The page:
It’s really odd to realize that I’m posting reviews of three May releases and not a single one of them is technically a genre romance. A very unusual post for me! But I’m really excited to talk to you about these three books today. A Rip Through Time by Kelley Armstrong kicks off a mystery series with time travel to Scotland a little more than 150 years ago. It isn’t out quite yet; it drops on May 31st and I was lucky enough to receive both an e-ARC and an audio ARC because reading with my eyeballs is still a struggle. Anyway, then we have Yerba Buena by Nina LaCour, which is both my first Nina LaCour and her adult debut! Yerba Buena is also out on May 31st and I was lucky enough to receive an audio ARC from Netgalley. Finally, See You Yesterday by Rachel Lynn Solomon is a YA contemporary with a heavy romantic element that provides a time loop with a romantic storyline to accompany a real coming into ones own journey for Barrett Bloom. I did have an e-ARC from Netgalley and the publisher, but I purchased an audiobook myself to actually read it after it released yesterday. So let’s get started!
A Rip in Time by Kelley Armstrong
A Rip Through Time is the first book in a series and I’m very intrigued by it, maybe especially intrigued because I have zero idea where the series will go from here. I don’t want to say much, about the overall plot itself because it is an excellent mystery (in my opinion), but this book sets up a cast of characters so clearly established in the past that I’m curious how the time traveling element will continue to apply in future books. Regardless, this book was so incredibly atmospheric that I was beyond anxious at certain points and stayed up just a littttle too late to read it. I really was fully absorbed and utterly invested in this mystery.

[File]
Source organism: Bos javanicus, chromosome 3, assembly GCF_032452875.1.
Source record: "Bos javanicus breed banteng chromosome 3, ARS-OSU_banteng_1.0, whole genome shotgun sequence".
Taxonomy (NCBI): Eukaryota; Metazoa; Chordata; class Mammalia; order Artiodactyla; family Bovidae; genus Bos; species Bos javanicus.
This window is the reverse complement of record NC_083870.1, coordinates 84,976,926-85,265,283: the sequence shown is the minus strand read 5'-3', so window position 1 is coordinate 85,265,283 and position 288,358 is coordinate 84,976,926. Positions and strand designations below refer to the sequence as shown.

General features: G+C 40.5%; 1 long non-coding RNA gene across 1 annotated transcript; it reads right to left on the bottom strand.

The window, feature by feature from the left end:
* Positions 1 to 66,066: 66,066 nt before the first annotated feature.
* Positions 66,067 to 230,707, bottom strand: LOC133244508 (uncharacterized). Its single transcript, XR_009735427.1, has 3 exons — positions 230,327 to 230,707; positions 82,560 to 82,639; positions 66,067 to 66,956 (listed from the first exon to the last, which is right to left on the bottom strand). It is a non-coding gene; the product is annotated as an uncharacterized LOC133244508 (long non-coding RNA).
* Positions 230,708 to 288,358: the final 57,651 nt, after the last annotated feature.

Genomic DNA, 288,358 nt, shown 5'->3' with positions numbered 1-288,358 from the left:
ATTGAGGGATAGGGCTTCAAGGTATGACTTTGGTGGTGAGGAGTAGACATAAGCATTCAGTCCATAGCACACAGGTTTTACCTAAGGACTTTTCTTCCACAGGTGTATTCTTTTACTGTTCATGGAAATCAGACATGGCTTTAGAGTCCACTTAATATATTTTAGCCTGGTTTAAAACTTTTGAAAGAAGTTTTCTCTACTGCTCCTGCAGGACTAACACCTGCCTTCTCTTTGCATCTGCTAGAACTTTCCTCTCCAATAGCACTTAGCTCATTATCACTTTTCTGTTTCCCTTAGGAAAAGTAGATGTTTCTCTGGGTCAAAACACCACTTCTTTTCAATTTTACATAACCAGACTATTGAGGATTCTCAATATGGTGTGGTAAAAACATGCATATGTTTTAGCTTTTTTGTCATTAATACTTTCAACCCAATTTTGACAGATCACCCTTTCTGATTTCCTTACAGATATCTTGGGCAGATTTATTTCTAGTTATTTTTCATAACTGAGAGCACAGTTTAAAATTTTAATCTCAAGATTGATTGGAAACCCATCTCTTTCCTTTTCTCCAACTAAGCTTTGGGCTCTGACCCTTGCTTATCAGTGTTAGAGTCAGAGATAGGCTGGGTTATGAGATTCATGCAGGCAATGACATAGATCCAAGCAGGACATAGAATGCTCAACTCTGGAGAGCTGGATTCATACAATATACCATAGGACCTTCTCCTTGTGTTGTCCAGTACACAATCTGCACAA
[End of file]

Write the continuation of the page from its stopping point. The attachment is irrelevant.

Essentially, A Rip Through Time follows Mallory as she and Catriona are strangled in the same spot 150 years apart and then Mallory falls back in time and finds herself inhabiting Catriona’s life. Mallory, in the present, is a police detective from Canada, and so she can’t quite help being fascinated by her new boss and his interest in forensic science and also the mystery of this wild murder. Mallory wants to get back to the future, but it turns out making that happen isn’t as “easy” as it seems in the movies. Nor is it easy to inhabit the life of a housemaid with a sketchy past.
What I personally loved about this book is the friendship that develops between Mallory and Isla, the lady of the house and Dr. Duncan Grey’s widowed sister. I really liked the way their relationship develops and I think it adds depth to what I’m really hoping is the slow burn romance to come with Mallory and Duncan. And if one happens to (re?)develop between Isla and Detective McCreadie, I certainly wouldn’t complain. I also really appreciated the atmosphere of this book and how well done the mystery was. I remember realizing that there was an unresolved thread that I wish had come together a bit more, but tbh, it’s been a couple of days and I can’t remember that part. I only remember how much I enjoyed it.
Final note, I was able to listen to an early review copy thanks to Netgalley, and I really enjoyed the narration! Kate Hanford did a good job (to this American reader’s ears) with the Scottish accent. I think she contributed significantly to the overall atmosphere of my reading experience and I’m grateful for that.